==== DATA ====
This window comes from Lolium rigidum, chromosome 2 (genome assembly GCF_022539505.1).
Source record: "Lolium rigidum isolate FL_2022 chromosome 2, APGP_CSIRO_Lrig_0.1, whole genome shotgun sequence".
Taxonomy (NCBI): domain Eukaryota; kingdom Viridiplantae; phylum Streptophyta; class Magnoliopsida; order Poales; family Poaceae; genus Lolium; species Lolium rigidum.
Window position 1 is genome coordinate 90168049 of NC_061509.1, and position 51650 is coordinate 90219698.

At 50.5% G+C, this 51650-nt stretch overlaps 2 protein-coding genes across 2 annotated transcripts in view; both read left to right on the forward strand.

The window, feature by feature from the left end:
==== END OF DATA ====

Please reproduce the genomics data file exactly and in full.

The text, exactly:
This window comes from Lolium rigidum, chromosome 2 (genome assembly GCF_022539505.1).
Source record: "Lolium rigidum isolate FL_2022 chromosome 2, APGP_CSIRO_Lrig_0.1, whole genome shotgun sequence".
Taxonomy (NCBI): domain Eukaryota; kingdom Viridiplantae; phylum Streptophyta; class Magnoliopsida; order Poales; family Poaceae; genus Lolium; species Lolium rigidum.
Window position 1 is genome coordinate 90168049 of NC_061509.1, and position 51650 is coordinate 90219698.

At 50.5% G+C, this 51650-nt stretch overlaps 2 protein-coding genes across 2 annotated transcripts in view; both read left to right on the forward strand.

The window, feature by feature from the left end: